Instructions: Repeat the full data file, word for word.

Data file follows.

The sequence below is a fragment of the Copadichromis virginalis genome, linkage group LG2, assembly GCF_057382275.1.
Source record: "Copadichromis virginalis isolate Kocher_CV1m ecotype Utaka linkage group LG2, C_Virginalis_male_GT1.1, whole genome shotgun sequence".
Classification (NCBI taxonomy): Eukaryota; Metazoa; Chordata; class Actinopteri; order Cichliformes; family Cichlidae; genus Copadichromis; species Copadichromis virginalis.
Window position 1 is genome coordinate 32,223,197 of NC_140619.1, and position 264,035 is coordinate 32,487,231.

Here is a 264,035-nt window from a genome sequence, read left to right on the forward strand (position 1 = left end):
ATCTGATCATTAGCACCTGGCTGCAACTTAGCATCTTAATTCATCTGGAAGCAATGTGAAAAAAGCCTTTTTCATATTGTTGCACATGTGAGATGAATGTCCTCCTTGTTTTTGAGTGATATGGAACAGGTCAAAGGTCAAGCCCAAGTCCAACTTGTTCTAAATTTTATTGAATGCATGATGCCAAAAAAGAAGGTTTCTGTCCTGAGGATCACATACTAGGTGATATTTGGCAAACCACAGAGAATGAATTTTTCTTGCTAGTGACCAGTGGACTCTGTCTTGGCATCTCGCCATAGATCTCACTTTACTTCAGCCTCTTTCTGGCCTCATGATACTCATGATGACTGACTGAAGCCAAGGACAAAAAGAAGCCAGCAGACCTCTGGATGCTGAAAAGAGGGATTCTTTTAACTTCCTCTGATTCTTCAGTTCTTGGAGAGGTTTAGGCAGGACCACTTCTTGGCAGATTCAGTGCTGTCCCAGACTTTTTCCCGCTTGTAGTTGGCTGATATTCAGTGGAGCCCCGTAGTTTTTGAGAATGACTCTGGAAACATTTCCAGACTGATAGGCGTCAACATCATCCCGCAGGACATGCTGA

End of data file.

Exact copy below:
The sequence below is a fragment of the Copadichromis virginalis genome, linkage group LG2, assembly GCF_057382275.1.
Source record: "Copadichromis virginalis isolate Kocher_CV1m ecotype Utaka linkage group LG2, C_Virginalis_male_GT1.1, whole genome shotgun sequence".
Classification (NCBI taxonomy): Eukaryota; Metazoa; Chordata; class Actinopteri; order Cichliformes; family Cichlidae; genus Copadichromis; species Copadichromis virginalis.
Window position 1 is genome coordinate 32,223,197 of NC_140619.1, and position 264,035 is coordinate 32,487,231.

Here is a 264,035-nt window from a genome sequence, read left to right on the forward strand (position 1 = left end):
ATCTGATCATTAGCACCTGGCTGCAACTTAGCATCTTAATTCATCTGGAAGCAATGTGAAAAAAGCCTTTTTCATATTGTTGCACATGTGAGATGAATGTCCTCCTTGTTTTTGAGTGATATGGAACAGGTCAAAGGTCAAGCCCAAGTCCAACTTGTTCTAAATTTTATTGAATGCATGATGCCAAAAAAGAAGGTTTCTGTCCTGAGGATCACATACTAGGTGATATTTGGCAAACCACAGAGAATGAATTTTTCTTGCTAGTGACCAGTGGACTCTGTCTTGGCATCTCGCCATAGATCTCACTTTACTTCAGCCTCTTTCTGGCCTCATGATACTCATGATGACTGACTGAAGCCAAGGACAAAAAGAAGCCAGCAGACCTCTGGATGCTGAAAAGAGGGATTCTTTTAACTTCCTCTGATTCTTCAGTTCTTGGAGAGGTTTAGGCAGGACCACTTCTTGGCAGATTCAGTGCTGTCCCAGACTTTTTCCCGCTTGTAGTTGGCTGATATTCAGTGGAGCCCCGTAGTTTTTGAGAATGACTCTGGAAACATTTCCAGACTGATAGGCGTCAACATCATCCCGCAGGACATGCTGA